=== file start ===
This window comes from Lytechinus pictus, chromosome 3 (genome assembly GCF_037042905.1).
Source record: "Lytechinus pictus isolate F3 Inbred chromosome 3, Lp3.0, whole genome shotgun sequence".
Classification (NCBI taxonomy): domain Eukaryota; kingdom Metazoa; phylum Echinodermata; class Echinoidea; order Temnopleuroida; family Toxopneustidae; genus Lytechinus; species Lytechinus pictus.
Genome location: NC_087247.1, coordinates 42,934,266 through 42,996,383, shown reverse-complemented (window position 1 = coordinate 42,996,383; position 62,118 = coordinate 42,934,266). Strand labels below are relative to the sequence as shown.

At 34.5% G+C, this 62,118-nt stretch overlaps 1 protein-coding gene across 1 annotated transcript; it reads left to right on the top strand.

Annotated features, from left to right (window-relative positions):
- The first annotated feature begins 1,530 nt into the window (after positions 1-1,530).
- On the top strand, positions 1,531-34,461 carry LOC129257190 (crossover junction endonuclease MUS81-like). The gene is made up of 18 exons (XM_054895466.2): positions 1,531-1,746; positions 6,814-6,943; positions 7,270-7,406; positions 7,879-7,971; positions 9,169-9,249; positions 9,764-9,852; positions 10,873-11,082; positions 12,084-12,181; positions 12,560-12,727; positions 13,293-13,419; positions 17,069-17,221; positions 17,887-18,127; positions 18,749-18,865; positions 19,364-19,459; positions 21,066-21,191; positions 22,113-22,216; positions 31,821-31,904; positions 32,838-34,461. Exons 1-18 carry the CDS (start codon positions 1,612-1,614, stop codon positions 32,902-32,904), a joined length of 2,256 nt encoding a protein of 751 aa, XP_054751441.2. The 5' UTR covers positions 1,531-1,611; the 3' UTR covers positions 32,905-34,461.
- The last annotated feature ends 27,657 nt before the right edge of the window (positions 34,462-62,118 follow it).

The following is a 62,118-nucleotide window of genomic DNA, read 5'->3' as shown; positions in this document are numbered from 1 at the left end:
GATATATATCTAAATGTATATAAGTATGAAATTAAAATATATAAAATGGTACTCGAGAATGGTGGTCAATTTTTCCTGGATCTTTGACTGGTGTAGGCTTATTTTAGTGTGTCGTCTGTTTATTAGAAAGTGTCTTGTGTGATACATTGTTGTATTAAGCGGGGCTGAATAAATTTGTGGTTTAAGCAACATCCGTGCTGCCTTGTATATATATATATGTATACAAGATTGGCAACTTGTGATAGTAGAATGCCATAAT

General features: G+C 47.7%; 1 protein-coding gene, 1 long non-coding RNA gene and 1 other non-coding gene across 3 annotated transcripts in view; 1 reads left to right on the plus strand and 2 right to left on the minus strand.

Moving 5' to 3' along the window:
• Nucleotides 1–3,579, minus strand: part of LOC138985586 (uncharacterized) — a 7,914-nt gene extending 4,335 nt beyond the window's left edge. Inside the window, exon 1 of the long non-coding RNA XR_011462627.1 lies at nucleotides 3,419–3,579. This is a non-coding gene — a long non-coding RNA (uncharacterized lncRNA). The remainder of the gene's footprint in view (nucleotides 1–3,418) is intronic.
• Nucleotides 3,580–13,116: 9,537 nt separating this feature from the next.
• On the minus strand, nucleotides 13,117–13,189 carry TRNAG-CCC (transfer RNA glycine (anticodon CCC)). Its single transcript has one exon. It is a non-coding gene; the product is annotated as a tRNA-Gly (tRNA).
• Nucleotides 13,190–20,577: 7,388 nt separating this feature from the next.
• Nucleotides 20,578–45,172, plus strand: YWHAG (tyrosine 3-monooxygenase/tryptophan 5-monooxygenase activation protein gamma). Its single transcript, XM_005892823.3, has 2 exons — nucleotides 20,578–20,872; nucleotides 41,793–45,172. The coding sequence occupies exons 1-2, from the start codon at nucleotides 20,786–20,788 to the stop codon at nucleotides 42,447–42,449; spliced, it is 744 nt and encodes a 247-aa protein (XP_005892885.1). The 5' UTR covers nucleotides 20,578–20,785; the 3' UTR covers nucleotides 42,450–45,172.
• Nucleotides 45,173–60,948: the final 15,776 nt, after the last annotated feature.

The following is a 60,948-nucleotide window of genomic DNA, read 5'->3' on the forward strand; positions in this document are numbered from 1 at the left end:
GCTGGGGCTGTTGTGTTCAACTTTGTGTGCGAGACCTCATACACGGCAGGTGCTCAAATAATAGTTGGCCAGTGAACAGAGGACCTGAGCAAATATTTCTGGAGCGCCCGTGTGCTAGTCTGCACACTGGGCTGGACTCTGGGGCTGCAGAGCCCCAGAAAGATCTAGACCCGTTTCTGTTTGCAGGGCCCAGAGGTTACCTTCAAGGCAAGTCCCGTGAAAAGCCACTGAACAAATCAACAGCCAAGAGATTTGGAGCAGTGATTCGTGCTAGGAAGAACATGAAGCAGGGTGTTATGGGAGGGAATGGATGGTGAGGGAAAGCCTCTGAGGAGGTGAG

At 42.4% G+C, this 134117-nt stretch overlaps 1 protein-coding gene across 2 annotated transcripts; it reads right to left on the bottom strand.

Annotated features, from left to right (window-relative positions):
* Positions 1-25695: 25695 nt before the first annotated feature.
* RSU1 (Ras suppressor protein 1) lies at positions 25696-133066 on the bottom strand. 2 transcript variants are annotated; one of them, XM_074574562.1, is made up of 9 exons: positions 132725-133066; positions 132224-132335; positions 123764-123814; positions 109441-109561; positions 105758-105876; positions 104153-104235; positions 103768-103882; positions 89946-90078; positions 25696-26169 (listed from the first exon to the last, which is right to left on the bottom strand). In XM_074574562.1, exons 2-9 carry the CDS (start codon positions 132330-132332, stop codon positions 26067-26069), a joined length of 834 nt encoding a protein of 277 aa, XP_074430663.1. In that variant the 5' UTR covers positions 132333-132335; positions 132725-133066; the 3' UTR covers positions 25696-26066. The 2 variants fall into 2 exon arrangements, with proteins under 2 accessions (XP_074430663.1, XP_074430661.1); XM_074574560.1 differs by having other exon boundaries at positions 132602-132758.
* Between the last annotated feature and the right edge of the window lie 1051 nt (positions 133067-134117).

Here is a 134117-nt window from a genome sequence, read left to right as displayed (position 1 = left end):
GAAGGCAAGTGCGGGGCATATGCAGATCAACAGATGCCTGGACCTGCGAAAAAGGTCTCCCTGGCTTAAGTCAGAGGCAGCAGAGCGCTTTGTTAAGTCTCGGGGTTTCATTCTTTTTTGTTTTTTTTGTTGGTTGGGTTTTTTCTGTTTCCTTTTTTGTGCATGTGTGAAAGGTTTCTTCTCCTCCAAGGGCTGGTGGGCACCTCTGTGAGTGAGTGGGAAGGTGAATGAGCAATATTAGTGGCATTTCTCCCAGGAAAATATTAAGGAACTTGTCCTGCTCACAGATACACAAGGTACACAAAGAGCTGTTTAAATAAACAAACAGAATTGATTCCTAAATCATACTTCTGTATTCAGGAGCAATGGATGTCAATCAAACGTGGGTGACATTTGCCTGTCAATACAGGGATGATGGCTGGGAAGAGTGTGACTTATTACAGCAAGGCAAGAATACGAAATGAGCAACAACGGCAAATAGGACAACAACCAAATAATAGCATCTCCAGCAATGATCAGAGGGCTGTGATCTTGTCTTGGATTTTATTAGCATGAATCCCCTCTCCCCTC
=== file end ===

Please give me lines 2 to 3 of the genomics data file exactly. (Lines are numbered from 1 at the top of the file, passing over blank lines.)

Source record: "Lytechinus pictus isolate F3 Inbred chromosome 3, Lp3.0, whole genome shotgun sequence".
Classification (NCBI taxonomy): domain Eukaryota; kingdom Metazoa; phylum Echinodermata; class Echinoidea; order Temnopleuroida; family Toxopneustidae; genus Lytechinus; species Lytechinus pictus.